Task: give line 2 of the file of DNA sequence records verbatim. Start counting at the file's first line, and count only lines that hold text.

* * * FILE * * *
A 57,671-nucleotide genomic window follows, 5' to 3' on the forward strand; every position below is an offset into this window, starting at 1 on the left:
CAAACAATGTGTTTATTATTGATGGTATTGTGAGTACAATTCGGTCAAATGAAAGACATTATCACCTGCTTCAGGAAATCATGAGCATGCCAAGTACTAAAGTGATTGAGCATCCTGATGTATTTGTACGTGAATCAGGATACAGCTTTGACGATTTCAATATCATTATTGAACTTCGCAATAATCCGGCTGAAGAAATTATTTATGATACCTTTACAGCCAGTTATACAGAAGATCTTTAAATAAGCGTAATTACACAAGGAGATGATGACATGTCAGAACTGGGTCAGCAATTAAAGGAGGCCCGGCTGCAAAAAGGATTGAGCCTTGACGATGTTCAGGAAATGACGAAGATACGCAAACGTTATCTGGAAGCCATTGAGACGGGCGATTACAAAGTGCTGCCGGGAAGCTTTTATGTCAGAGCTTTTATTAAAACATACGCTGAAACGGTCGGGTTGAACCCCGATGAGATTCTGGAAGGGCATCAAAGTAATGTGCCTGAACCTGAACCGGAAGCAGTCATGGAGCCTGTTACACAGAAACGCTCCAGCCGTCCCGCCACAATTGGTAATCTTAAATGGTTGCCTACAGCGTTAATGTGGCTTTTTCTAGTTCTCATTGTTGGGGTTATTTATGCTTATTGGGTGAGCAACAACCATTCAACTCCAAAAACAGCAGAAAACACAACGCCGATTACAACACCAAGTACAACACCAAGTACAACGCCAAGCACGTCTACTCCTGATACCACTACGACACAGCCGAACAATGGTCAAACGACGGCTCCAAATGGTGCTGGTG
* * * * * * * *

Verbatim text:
CAAACAATGTGTTTATTATTGATGGTATTGTGAGTACAATTCGGTCAAATGAAAGACATTATCACCTGCTTCAGGAAATCATGAGCATGCCAAGTACTAAAGTGATTGAGCATCCTGATGTATTTGTACGTGAATCAGGATACAGCTTTGACGATTTCAATATCATTATTGAACTTCGCAATAATCCGGCTGAAGAAATTATTTATGATACCTTTACAGCCAGTTATACAGAAGATCTTTAAATAAGCGTAATTACACAAGGAGATGATGACATGTCAGAACTGGGTCAGCAATTAAAGGAGGCCCGGCTGCAAAAAGGATTGAGCCTTGACGATGTTCAGGAAATGACGAAGATACGCAAACGTTATCTGGAAGCCATTGAGACGGGCGATTACAAAGTGCTGCCGGGAAGCTTTTATGTCAGAGCTTTTATTAAAACATACGCTGAAACGGTCGGGTTGAACCCCGATGAGATTCTGGAAGGGCATCAAAGTAATGTGCCTGAACCTGAACCGGAAGCAGTCATGGAGCCTGTTACACAGAAACGCTCCAGCCGTCCCGCCACAATTGGTAATCTTAAATGGTTGCCTACAGCGTTAATGTGGCTTTTTCTAGTTCTCATTGTTGGGGTTATTTATGCTTATTGGGTGAGCAACAACCATTCAACTCCAAAAACAGCAGAAAACACAACGCCGATTACAACACCAAGTACAACACCAAGTACAACGCCAAGCACGTCTACTCCTGATACCACTACGACACAGCCGAACAATGGTCAAACGACGGCTCCAAATGGTGCTGGTG